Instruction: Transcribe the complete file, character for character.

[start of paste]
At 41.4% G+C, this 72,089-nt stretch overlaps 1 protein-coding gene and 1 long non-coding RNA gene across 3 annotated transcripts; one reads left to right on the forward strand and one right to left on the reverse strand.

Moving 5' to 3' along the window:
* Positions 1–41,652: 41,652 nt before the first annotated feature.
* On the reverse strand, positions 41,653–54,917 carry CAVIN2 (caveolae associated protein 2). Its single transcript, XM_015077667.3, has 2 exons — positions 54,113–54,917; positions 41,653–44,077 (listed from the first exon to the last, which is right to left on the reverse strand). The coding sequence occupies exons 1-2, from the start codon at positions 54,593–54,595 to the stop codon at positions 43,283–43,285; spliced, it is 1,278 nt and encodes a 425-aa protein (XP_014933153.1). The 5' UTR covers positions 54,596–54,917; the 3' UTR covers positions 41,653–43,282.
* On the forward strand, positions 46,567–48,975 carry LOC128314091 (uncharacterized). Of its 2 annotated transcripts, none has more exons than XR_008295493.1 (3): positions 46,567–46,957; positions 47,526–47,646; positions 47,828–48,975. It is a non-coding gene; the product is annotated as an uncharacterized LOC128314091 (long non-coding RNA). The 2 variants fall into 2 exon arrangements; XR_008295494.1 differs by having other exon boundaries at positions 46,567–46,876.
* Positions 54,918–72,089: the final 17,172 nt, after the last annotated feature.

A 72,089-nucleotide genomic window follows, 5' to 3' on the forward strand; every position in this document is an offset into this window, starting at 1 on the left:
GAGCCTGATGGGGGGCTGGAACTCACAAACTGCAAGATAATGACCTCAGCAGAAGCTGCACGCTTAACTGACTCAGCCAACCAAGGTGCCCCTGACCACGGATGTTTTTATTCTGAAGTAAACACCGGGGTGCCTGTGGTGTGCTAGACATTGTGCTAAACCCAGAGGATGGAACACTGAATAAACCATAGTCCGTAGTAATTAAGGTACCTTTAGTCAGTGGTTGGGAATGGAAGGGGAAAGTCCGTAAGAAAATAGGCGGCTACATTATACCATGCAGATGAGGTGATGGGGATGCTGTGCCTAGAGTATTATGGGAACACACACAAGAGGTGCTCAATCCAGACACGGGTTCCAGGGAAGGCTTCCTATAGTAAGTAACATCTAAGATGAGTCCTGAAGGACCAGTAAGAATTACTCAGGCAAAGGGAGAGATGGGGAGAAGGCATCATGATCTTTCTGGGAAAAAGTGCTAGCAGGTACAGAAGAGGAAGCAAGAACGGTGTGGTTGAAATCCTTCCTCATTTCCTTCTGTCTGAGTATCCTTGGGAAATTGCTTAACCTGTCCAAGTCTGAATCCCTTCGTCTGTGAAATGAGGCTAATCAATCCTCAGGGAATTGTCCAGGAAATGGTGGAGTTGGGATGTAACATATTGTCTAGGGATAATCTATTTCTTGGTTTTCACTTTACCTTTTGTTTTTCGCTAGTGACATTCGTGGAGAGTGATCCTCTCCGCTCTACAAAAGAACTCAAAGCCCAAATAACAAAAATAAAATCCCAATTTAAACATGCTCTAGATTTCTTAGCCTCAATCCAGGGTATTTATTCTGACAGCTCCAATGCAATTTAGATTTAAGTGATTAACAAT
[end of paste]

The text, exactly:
At 41.4% G+C, this 72,089-nt stretch overlaps 1 protein-coding gene and 1 long non-coding RNA gene across 3 annotated transcripts; one reads left to right on the forward strand and one right to left on the reverse strand.

Moving 5' to 3' along the window:
* Positions 1–41,652: 41,652 nt before the first annotated feature.
* On the reverse strand, positions 41,653–54,917 carry CAVIN2 (caveolae associated protein 2). Its single transcript, XM_015077667.3, has 2 exons — positions 54,113–54,917; positions 41,653–44,077 (listed from the first exon to the last, which is right to left on the reverse strand). The coding sequence occupies exons 1-2, from the start codon at positions 54,593–54,595 to the stop codon at positions 43,283–43,285; spliced, it is 1,278 nt and encodes a 425-aa protein (XP_014933153.1). The 5' UTR covers positions 54,596–54,917; the 3' UTR covers positions 41,653–43,282.
* On the forward strand, positions 46,567–48,975 carry LOC128314091 (uncharacterized). Of its 2 annotated transcripts, none has more exons than XR_008295493.1 (3): positions 46,567–46,957; positions 47,526–47,646; positions 47,828–48,975. It is a non-coding gene; the product is annotated as an uncharacterized LOC128314091 (long non-coding RNA). The 2 variants fall into 2 exon arrangements; XR_008295494.1 differs by having other exon boundaries at positions 46,567–46,876.
* Positions 54,918–72,089: the final 17,172 nt, after the last annotated feature.

A 72,089-nucleotide genomic window follows, 5' to 3' on the forward strand; every position in this document is an offset into this window, starting at 1 on the left:
GAGCCTGATGGGGGGCTGGAACTCACAAACTGCAAGATAATGACCTCAGCAGAAGCTGCACGCTTAACTGACTCAGCCAACCAAGGTGCCCCTGACCACGGATGTTTTTATTCTGAAGTAAACACCGGGGTGCCTGTGGTGTGCTAGACATTGTGCTAAACCCAGAGGATGGAACACTGAATAAACCATAGTCCGTAGTAATTAAGGTACCTTTAGTCAGTGGTTGGGAATGGAAGGGGAAAGTCCGTAAGAAAATAGGCGGCTACATTATACCATGCAGATGAGGTGATGGGGATGCTGTGCCTAGAGTATTATGGGAACACACACAAGAGGTGCTCAATCCAGACACGGGTTCCAGGGAAGGCTTCCTATAGTAAGTAACATCTAAGATGAGTCCTGAAGGACCAGTAAGAATTACTCAGGCAAAGGGAGAGATGGGGAGAAGGCATCATGATCTTTCTGGGAAAAAGTGCTAGCAGGTACAGAAGAGGAAGCAAGAACGGTGTGGTTGAAATCCTTCCTCATTTCCTTCTGTCTGAGTATCCTTGGGAAATTGCTTAACCTGTCCAAGTCTGAATCCCTTCGTCTGTGAAATGAGGCTAATCAATCCTCAGGGAATTGTCCAGGAAATGGTGGAGTTGGGATGTAACATATTGTCTAGGGATAATCTATTTCTTGGTTTTCACTTTACCTTTTGTTTTTCGCTAGTGACATTCGTGGAGAGTGATCCTCTCCGCTCTACAAAAGAACTCAAAGCCCAAATAACAAAAATAAAATCCCAATTTAAACATGCTCTAGATTTCTTAGCCTCAATCCAGGGTATTTATTCTGACAGCTCCAATGCAATTTAGATTTAAGTGATTAACAAT